Wadada Leo Smith: "I made two versions of this composition - one with a mute and one with an open horn - in order to illustrate the creative process of composing and performing. When a great composer and musician like Thelonious Monk is given the opportunity to play the same piece twice back-to-back, the two versions end up having their own meaning and condition. Monk demonstrated this time and again in his repeated performances of the same material. The color sepia in the title of this version with a mute is in reference to the old photographs of Monk that often have a faded brownish tint."
Monk and Bud Powell at Shea Stadium - A Mystery (Wadada Leo Smith)
Wadada Leo Smith: "This composition is a mystery that came to me in my sleep as is often the case with my compositions. It could be about the two of them at Shea Stadium, or perhaps not. Maybe they took a day trip to the stadium just to check out the new space with Bud Powell having recently returned from Paris to New York - just to sit on the bench and smoke a cigarette. Or, maybe, they actually went to see a ballgame. Or it could be something of a deeper, more mysterious meaning. If people really want to find out what that meaning is, they should check out Monk´s ‘Misterioso´."
´Round Midnight (Thelonious Monk) was first recorded by Cootie Williams And His Orchestra in 1944 and by Dizzy Gillespie Tempo Jazzmen in 1946. There is also a live recording of Thelonious Monk performing the composition as a member of the Dizzy Gillespie Big Band at the Spotlite Clubin 1946. Monk´s first own studio recording of "´Round Midnight" came in 1947 (with trumpeter George Tait, saxophonist Sahib Shihab, bassist Bob Paige and Art. Blakey) as part of the sessions for Genius of Modern Music, Volume I. There is also an earlier private home recording of the composition from 1944 with Monk playing solo piano. Monk frequently featured the composition in performance and several live recordings were made throughout his career in addition to its inclusion on Monk´s first solo piano recording in 1954 in France (Piano Solo, Swing; later known as Portrait Of An Eremite) and another solo piano recording in 1957 (Thelonious Himself, Riverside). It was also included on Monk´s studio recording with baritone saxophonist Gerry Mulligan (Mulligan Meets Monk, Riverside) and on the 1971 and 1972 live recordings by the Giants of Jazz that found Monk performing for the last time with the likes of Dizzy Gillespie and Art. Blakey. "´Round Midnight" is believed to be the most recorded composition of all time by a jazz musician. With lyrics written by songwriter and producer Bernie Hanighen, it has also become part of the standard repertoire for vocalists. Perhaps best known of the 2,000 or so recordings of the composition was made by the Miles Davis Quintet in 1956 under the name "´Round About Midnight" for an album carrying that same title. Other artists recording the song range from June Christy to Sun Ra and from Mel Tormé to the Art. Ensemble of Chicago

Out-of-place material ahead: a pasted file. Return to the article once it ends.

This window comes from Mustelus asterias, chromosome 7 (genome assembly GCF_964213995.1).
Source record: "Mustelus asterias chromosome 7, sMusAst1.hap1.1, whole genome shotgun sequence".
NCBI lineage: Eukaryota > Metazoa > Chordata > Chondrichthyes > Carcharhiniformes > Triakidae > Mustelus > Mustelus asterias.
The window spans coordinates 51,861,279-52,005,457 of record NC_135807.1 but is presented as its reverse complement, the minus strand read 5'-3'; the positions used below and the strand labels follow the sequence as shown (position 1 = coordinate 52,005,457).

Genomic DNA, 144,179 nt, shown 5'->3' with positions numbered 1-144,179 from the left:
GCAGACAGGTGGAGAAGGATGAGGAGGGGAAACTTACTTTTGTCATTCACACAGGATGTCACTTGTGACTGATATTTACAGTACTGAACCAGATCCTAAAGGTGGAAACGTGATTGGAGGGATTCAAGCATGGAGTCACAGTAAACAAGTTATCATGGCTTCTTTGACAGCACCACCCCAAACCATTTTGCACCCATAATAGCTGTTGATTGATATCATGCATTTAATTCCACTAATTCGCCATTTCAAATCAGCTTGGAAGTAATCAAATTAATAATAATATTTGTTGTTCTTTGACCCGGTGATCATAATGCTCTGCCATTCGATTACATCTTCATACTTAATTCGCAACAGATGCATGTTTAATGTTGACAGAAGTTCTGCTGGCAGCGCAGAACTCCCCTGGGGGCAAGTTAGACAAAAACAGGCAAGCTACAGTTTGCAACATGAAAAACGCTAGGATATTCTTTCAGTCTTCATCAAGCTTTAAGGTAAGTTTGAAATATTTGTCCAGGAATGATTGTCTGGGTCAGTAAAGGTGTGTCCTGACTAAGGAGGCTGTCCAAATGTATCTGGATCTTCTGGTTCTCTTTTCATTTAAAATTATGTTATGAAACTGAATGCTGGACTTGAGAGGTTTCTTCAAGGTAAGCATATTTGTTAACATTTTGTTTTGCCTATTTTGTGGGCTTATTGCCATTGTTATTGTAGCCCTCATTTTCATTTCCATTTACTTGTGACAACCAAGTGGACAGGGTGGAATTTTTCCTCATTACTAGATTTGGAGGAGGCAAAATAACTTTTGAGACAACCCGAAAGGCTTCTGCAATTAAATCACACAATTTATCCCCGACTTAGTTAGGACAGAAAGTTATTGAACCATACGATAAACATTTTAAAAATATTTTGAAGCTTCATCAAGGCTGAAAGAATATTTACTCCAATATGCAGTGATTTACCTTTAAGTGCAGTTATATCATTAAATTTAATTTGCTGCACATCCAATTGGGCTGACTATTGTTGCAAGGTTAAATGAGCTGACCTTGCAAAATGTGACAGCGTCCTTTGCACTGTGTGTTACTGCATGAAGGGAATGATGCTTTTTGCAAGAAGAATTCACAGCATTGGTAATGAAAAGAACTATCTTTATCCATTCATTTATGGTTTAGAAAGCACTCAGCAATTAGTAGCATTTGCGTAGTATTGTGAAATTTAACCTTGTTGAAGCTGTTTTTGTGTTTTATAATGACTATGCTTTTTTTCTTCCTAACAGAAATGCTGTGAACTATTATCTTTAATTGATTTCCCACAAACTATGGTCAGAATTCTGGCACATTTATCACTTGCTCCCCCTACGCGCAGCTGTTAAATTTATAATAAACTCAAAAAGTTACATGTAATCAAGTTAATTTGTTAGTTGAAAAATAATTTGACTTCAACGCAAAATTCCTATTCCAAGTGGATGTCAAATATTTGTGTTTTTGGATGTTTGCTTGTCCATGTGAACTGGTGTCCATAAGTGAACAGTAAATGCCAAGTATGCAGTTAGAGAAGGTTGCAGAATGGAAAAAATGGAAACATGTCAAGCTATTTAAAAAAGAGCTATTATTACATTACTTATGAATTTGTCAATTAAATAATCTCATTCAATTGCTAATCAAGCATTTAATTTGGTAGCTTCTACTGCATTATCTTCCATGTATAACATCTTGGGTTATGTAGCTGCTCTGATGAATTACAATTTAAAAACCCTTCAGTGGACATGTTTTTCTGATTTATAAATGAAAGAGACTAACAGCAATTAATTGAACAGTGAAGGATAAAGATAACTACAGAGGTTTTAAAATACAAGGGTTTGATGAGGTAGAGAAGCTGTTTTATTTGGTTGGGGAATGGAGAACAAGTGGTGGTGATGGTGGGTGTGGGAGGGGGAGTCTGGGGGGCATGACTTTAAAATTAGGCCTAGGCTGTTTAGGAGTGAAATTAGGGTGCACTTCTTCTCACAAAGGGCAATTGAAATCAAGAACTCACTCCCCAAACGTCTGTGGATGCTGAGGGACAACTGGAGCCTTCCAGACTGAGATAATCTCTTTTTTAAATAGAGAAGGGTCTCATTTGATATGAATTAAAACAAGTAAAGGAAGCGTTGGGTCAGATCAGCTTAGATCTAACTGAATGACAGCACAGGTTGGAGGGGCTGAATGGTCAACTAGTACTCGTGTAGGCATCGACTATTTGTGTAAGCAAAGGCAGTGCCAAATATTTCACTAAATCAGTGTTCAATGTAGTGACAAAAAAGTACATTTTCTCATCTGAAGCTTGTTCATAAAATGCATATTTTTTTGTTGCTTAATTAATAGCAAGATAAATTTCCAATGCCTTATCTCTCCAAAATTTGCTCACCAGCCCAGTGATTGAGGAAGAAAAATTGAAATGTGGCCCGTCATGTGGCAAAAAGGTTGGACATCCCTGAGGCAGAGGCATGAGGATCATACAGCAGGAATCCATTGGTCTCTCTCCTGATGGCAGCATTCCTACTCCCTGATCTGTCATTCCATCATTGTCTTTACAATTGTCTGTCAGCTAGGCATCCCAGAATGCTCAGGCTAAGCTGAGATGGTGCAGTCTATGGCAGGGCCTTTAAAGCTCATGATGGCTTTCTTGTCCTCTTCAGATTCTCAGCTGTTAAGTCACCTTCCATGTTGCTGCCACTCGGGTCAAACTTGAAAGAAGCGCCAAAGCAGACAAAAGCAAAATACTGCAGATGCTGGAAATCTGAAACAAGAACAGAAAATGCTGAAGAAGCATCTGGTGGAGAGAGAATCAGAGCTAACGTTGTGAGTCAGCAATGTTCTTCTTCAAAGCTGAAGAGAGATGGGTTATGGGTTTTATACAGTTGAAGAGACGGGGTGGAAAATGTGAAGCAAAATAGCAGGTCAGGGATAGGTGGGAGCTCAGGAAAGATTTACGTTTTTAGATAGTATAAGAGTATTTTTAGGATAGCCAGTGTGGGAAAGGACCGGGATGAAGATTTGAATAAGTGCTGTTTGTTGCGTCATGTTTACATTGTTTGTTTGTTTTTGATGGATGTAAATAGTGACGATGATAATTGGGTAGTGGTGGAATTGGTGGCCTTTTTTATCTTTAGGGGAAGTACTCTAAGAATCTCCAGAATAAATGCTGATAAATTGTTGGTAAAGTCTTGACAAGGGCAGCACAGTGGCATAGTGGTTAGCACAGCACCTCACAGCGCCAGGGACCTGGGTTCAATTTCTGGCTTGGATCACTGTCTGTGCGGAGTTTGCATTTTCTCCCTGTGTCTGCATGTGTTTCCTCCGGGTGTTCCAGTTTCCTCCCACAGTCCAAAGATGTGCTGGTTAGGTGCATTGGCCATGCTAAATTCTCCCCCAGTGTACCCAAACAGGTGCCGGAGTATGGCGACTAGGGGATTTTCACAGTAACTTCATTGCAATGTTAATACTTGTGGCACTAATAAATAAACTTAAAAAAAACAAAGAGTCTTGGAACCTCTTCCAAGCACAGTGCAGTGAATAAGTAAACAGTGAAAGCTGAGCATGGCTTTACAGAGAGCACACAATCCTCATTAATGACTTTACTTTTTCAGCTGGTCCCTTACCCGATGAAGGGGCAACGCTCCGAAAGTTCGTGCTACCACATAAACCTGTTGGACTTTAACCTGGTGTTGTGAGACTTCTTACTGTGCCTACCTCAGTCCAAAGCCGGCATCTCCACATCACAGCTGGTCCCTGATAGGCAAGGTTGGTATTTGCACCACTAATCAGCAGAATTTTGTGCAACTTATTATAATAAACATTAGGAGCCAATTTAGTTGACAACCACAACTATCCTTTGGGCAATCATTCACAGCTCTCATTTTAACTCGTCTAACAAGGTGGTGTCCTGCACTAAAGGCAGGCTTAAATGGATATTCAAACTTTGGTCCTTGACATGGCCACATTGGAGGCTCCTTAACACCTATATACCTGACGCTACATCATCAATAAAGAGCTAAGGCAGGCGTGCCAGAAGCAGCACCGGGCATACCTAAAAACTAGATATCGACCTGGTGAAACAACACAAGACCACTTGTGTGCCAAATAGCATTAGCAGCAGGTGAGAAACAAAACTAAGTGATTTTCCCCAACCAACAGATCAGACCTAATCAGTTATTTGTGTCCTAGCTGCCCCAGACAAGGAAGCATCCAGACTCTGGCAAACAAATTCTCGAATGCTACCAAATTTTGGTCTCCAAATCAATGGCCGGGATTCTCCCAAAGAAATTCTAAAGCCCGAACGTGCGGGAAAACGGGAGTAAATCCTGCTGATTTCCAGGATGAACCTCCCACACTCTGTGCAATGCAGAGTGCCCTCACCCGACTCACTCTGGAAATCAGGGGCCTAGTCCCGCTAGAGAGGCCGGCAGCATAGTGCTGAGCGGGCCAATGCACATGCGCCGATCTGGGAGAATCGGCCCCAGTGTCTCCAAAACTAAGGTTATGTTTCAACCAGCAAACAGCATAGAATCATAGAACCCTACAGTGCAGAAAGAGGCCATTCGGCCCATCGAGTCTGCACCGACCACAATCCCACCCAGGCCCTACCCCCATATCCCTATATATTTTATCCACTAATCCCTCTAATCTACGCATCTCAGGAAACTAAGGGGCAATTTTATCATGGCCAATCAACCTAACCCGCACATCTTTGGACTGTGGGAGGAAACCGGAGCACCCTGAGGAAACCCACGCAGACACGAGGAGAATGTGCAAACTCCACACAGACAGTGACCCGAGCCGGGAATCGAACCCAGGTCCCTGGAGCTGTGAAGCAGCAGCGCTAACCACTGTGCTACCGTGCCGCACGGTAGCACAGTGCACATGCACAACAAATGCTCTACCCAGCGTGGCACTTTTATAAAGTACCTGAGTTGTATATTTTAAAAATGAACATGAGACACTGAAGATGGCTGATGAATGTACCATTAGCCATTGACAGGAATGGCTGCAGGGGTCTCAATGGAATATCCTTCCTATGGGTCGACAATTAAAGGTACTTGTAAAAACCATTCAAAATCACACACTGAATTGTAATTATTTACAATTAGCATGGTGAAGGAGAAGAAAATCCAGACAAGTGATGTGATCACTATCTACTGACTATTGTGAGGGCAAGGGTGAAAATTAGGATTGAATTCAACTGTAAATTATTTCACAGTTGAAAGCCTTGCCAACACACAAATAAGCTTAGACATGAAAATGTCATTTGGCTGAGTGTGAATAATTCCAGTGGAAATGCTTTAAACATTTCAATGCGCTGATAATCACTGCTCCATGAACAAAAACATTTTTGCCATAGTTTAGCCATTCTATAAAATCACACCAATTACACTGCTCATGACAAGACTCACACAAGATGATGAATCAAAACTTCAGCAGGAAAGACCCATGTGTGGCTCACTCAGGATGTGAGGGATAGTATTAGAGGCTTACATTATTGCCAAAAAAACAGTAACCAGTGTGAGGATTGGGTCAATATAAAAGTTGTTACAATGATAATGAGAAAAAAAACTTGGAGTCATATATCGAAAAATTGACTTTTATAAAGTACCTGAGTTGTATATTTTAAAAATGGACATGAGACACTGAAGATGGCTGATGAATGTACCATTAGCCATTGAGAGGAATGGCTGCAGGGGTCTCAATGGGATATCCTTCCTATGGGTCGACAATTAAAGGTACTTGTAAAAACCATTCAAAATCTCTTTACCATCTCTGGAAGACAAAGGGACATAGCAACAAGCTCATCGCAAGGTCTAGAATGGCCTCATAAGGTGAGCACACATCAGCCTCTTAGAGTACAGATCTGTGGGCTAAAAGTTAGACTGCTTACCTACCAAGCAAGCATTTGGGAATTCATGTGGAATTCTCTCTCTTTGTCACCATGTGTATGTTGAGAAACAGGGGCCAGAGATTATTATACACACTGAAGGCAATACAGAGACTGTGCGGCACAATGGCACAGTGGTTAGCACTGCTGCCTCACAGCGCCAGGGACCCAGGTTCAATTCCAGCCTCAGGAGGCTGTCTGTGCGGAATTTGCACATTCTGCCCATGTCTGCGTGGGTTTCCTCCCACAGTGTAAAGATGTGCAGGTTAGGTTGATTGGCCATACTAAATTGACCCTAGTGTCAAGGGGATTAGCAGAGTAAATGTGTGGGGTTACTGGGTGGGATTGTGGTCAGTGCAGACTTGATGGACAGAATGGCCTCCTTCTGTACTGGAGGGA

Wadada Leo Smith trumpet
01 Ruby, My Dear Thelonious Monk 09:20
02 Monk and His Five Point Ring at the Five Spot Café Wadada Leo Smith 07:47
03 Reflections Thelonious Monk 07:59
04 Adagio: Monkishness - A Cinematic Vision of Monk Playing Solo Piano Wadada Leo Smith 03:43
05 Crepuscule with Nellie Thelonious Monk 05:56
06 Adagio: Monk, the Composer in Sepia - A Second Vision Thelonious Monk 04:38
07 Monk and Bud Powell at Shea Stadium - A Mystery Wadada Leo Smith 08:37
08 ´Round Midnight Thelonious Monk 07:37
total time - 55:37
wydano: Jan 26, 2018
more info: www.tumrecords.com